If we do not have approval, we record and make the necessary changes, track and set priorities in the project to reflect the newly acquired knowledge, and then move on to the next task or sprint.

Waterfall methodology is a simpler process in which the tasks are performed according to the phases of the project: defining the requirements, designing the implementation, implementing the working position, checking performance, quality assurance, and then maintaining the developed product and its functionality.

Waterfall methodology is best suited for:

Small projects
Clear requirements that are unlikely to change
Specific deadlines
Projects with many interdependent tasks

Waterfall methodology has its advantages: it is easy to understand and manage, and usually has fewer production problems and better budget management. But the cascading methodology is not the most appropriate when we have a complex iterative process of developing new generation innovative products. It is not adaptive and therefore not a suitable choice for complex and long-term projects. That is why a flexible methodology has been developed.

Agile Approach

The Agile approach relies on development through evolution and adaptability. Functional teams from different departments cooperate constantly and their interaction is cyclical and repetitive as a process. This methodology derives from the so-called Agile Manifesto – a set of values ​​and principles that prioritize flexibility, customer needs, and collaboration. As the name suggests, the flexible methodology allows teams to adjust the project course once it has started to address customer needs or address issues that arise during project cycles.
The Agile approach gives us a common basis to rely on when developing software, for example, but it is far from as rigorous as the cascading approach.

The agile methodology works best for:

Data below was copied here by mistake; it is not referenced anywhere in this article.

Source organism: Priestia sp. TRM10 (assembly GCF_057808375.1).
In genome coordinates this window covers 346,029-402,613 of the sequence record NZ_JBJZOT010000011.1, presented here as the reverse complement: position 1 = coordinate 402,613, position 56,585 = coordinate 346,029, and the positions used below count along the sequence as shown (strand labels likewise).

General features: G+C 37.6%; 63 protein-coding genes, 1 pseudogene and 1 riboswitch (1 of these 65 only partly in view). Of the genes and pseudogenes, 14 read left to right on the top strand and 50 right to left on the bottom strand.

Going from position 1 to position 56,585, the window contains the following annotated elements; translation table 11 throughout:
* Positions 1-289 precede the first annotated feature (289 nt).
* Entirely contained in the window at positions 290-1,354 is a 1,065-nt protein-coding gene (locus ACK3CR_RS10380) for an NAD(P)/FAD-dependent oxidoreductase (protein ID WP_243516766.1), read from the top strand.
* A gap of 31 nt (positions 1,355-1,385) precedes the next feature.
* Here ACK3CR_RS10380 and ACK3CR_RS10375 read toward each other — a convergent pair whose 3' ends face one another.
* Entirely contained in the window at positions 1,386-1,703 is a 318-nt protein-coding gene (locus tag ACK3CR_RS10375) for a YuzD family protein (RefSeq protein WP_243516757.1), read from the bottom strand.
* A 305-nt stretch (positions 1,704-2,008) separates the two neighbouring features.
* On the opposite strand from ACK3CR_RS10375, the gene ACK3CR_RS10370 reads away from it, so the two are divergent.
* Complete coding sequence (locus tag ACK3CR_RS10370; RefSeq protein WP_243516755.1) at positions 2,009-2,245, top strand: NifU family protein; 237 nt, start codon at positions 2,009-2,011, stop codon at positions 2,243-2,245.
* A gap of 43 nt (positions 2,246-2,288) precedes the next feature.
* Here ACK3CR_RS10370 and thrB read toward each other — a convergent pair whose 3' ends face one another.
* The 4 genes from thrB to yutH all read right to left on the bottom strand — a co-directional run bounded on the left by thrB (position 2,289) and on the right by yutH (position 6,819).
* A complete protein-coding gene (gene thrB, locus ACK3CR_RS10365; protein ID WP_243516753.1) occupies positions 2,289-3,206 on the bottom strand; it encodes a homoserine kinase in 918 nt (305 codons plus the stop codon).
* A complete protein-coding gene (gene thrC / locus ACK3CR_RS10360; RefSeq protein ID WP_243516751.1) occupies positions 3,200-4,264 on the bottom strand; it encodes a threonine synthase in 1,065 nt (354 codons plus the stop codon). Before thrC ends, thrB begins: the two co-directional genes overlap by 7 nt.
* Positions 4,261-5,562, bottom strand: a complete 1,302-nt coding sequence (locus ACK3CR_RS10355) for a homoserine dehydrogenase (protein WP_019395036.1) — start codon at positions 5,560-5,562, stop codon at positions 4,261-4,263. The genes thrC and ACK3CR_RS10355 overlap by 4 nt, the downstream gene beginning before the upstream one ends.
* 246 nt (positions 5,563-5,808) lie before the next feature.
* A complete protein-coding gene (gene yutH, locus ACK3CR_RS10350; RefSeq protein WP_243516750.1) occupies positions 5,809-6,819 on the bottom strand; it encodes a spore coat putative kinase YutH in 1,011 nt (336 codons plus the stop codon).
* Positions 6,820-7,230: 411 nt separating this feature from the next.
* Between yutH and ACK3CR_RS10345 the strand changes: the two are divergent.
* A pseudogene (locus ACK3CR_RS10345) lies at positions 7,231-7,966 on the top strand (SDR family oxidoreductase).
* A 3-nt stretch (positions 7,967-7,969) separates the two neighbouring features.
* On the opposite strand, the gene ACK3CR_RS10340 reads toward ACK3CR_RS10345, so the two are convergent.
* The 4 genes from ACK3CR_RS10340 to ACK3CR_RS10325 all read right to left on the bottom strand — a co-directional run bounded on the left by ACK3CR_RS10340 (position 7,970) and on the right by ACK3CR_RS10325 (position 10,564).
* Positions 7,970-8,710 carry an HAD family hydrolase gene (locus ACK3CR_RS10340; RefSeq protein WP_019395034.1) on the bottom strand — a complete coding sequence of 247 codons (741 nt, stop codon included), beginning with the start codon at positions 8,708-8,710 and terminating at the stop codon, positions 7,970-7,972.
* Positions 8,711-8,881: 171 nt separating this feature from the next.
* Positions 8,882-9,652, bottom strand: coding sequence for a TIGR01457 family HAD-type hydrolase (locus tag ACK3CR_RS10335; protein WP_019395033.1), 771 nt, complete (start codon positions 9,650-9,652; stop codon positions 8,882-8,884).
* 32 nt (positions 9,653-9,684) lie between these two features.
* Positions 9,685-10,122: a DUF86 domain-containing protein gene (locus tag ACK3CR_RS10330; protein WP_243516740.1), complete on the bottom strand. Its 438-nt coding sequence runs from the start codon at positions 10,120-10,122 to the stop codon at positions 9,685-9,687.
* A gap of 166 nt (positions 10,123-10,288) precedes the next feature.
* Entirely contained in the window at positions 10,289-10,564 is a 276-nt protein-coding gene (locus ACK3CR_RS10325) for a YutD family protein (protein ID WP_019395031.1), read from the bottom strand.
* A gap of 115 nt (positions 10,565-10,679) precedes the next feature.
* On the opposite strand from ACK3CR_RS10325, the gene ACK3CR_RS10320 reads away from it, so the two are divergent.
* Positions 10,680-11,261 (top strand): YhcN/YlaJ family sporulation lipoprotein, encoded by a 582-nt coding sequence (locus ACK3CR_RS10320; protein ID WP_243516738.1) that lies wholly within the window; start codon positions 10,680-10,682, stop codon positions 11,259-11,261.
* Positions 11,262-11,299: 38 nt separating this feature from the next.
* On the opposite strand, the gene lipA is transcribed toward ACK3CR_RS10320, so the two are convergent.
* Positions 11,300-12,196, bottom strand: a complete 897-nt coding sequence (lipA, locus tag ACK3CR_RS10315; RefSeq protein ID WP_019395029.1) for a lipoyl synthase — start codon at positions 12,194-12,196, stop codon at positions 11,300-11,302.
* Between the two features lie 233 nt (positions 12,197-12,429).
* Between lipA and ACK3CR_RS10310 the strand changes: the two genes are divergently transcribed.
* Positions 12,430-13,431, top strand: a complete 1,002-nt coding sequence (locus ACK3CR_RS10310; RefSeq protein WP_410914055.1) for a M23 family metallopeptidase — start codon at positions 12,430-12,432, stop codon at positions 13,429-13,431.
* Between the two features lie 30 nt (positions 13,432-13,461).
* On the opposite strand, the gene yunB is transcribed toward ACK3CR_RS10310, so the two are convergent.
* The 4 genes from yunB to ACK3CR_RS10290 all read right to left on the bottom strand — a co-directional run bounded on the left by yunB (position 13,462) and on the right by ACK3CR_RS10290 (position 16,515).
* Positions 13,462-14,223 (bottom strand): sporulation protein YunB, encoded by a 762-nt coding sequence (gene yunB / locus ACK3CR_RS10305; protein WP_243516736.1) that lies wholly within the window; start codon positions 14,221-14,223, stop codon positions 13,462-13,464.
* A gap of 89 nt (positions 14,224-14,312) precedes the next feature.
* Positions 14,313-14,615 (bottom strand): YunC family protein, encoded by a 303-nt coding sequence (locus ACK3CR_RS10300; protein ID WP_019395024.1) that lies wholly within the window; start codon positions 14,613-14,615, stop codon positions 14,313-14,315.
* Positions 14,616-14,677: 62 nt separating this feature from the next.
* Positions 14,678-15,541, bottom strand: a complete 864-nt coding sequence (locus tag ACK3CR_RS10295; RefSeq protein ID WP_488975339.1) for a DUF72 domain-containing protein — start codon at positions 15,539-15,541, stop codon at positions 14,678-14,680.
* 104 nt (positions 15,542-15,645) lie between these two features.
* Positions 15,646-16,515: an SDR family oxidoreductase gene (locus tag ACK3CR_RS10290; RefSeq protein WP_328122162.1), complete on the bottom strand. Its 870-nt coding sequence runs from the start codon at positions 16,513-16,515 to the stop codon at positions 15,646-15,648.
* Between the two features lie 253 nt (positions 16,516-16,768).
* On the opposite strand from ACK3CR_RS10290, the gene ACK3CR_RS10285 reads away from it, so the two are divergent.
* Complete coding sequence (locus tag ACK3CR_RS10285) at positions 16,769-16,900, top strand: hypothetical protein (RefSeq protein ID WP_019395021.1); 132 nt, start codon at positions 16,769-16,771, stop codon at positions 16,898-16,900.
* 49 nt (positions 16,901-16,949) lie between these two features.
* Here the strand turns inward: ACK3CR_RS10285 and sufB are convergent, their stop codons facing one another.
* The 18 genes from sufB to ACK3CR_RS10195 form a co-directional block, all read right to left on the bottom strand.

• Projects without known deadlines or the full scope of requirements
  • Teams with direct access to clients
  • Software/product that can be developed through cyclic iterations
  • Teams without bureaucracy
  • Projects without a fixed budget
  • Projects without competition

Customers who want and can update their product regularly
The flexible methodology is the better choice for smaller budgets, faster feedback, and experimentation. It works best in small to medium-sized teams that can make quick decisions, be flexible and work independently of basic corporate control. This is probably why this is the methodology chosen by most startups and application developers.

But if the requirements and needs of our project do not correspond to either of the two methodologies, there is a third option – a hybrid between flexible and cascading methodologies. This method was first described in the presentation by Eric Bergman and Andy Hamilton of Schneider Electric at the Agile2013 conference.


Reference: Comparison of Agile, Scrum and Waterfall project management

Reference: Waterfall or Agile? What methodology to choose for your project?,

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The hybrid between Agile and Waterfall

The hybrid between Agile and Waterfall methodologies includes the best of both methods. The most successful hybrid versions come from production companies that develop both software and hardware. Simply put, the reason for the success of the hybrid method is the understanding that hardware development is more successful when applying the cascade methodology, while software development is more efficient when applying the flexible methodology.

The reason why both methodologies can work harmoniously is that the flexible method is a way of thinking and approaching rather than a methodology, so it is possible to use a flexible philosophy with a more rigid cascading methodology.

Why should we consider using the hybrid method?

We want to encourage cooperation between our teams.
The complexity of the project would hinder its progress and completion within the agreed timeframe if we move entirely to a flexible management method.

Agile philosophy has many changing parts and it can take time for teams to adopt it successfully. Therefore, the cascading method of management should be used at the beginning and flexible techniques should be gradually introduced, while everyone can move to a completely flexible methodology.

Our project has a specific budget and delivery date but can benefit from the fast design, analysis, and planning with a flexible approach.
Compromise is crucial.

Like any other hybrid model, this one compromises some of the principles of non-hybrid methods. The development of hardware by cascading methodology is combined with flexibility in terms of software requirements. Similarly, flexible teams need to commit to on-time delivery dates, cost estimates, and risk assessment.